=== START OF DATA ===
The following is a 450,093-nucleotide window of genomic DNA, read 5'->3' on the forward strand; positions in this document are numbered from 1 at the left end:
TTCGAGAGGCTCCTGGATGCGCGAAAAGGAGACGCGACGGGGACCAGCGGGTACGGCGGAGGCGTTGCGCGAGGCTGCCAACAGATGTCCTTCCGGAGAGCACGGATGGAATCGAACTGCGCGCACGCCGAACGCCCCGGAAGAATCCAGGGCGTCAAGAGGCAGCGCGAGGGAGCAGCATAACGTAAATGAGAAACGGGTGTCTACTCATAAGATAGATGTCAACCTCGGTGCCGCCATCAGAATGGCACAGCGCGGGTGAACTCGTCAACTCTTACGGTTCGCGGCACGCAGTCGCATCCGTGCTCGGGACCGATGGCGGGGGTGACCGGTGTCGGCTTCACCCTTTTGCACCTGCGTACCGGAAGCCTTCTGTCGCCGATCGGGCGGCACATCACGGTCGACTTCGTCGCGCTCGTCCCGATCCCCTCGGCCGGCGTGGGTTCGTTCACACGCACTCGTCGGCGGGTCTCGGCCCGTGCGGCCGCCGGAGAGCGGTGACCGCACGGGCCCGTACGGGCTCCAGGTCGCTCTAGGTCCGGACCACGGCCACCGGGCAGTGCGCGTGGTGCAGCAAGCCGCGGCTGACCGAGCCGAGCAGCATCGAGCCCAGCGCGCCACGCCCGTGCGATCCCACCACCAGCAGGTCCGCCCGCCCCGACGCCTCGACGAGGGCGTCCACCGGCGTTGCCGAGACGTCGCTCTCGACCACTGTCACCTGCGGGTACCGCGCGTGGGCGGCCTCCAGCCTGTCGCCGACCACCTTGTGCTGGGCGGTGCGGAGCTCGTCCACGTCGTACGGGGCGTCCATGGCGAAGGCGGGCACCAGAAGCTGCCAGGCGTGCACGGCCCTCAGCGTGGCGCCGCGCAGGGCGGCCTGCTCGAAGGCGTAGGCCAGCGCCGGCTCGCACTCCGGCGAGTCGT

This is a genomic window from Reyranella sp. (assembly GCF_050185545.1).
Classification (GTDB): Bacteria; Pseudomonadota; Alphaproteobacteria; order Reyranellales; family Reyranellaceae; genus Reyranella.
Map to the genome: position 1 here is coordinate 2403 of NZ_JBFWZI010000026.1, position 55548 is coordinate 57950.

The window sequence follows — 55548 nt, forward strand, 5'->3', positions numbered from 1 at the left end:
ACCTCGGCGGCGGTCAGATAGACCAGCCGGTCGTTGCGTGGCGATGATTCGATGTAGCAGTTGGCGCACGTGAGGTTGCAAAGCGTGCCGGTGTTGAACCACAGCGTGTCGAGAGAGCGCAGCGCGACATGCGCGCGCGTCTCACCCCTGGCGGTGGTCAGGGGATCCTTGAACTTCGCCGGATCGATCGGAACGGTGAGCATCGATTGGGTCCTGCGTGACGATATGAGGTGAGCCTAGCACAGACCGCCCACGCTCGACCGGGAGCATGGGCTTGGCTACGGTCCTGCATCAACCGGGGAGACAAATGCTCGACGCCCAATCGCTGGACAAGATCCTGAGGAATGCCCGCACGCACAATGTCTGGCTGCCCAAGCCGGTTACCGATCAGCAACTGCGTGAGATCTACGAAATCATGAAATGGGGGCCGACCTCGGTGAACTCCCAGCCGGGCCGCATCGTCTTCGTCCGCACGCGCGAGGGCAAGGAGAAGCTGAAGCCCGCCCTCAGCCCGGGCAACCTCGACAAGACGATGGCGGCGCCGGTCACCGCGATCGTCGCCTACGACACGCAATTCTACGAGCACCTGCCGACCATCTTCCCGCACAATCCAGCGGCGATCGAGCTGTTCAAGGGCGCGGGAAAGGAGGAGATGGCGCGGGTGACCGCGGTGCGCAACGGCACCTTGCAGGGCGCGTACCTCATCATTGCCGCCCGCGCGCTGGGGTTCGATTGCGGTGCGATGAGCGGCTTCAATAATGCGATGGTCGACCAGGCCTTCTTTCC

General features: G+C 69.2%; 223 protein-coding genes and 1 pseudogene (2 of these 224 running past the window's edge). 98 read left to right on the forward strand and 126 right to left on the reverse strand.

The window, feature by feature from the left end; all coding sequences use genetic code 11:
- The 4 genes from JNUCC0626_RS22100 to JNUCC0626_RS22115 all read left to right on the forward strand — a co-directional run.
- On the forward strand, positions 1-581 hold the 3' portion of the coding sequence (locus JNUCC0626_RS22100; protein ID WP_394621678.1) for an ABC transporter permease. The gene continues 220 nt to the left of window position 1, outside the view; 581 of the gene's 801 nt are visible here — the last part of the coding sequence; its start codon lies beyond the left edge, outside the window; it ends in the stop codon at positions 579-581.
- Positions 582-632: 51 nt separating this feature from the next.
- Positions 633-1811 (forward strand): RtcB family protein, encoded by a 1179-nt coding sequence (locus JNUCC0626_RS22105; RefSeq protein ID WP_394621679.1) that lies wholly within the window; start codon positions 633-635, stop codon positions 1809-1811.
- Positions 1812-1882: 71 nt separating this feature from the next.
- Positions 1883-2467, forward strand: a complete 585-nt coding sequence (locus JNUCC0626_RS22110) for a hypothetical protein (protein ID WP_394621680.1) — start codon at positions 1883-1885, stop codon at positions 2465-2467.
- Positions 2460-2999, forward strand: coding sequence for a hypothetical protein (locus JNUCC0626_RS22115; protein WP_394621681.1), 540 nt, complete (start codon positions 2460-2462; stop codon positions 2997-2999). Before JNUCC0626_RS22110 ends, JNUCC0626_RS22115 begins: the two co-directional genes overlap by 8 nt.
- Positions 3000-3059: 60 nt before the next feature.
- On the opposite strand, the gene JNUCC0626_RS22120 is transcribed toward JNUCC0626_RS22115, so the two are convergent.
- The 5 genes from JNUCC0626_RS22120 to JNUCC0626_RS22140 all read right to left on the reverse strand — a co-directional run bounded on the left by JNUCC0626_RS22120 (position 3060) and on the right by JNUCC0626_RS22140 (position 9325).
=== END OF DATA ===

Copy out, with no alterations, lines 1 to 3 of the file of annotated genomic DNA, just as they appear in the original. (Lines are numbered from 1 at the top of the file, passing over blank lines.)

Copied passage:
The following is a 450,093-nucleotide window of genomic DNA, read 5'->3' on the forward strand; positions in this document are numbered from 1 at the left end:
TTCGAGAGGCTCCTGGATGCGCGAAAAGGAGACGCGACGGGGACCAGCGGGTACGGCGGAGGCGTTGCGCGAGGCTGCCAACAGATGTCCTTCCGGAGAGCACGGATGGAATCGAACTGCGCGCACGCCGAACGCCCCGGAAGAATCCAGGGCGTCAAGAGGCAGCGCGAGGGAGCAGCATAACGTAAATGAGAAACGGGTGTCTACTCATAAGATAGATGTCAACCTCGGTGCCGCCATCAGAATGGCACAGCGCGGGTGAACTCGTCAACTCTTACGGTTCGCGGCACGCAGTCGCATCCGTGCTCGGGACCGATGGCGGGGGTGACCGGTGTCGGCTTCACCCTTTTGCACCTGCGTACCGGAAGCCTTCTGTCGCCGATCGGGCGGCACATCACGGTCGACTTCGTCGCGCTCGTCCCGATCCCCTCGGCCGGCGTGGGTTCGTTCACACGCACTCGTCGGCGGGTCTCGGCCCGTGCGGCCGCCGGAGAGCGGTGACCGCACGGGCCCGTACGGGCTCCAGGTCGCTCTAGGTCCGGACCACGGCCACCGGGCAGTGCGCGTGGTGCAGCAAGCCGCGGCTGACCGAGCCGAGCAGCATCGAGCCCAGCGCGCCACGCCCGTGCGATCCCACCACCAGCAGGTCCGCCCGCCCCGACGCCTCGACGAGGGCGTCCACCGGCGTTGCCGAGACGTCGCTCTCGACCACTGTCACCTGCGGGTACCGCGCGTGGGCGGCCTCCAGCCTGTCGCCGACCACCTTGTGCTGGGCGGTGCGGAGCTCGTCCACGTCGTACGGGGCGTCCATGGCGAAGGCGGGCACCAGAAGCTGCCAGGCGTGCACGGCCCTCAGCGTGGCGCCGCGCAGGGCGGCCTGCTCGAAGGCGTAGGCCAGCGCCGGCTCGCACTCCGGCGAGTCGT

This is a genomic window from Reyranella sp. (assembly GCF_050185545.1).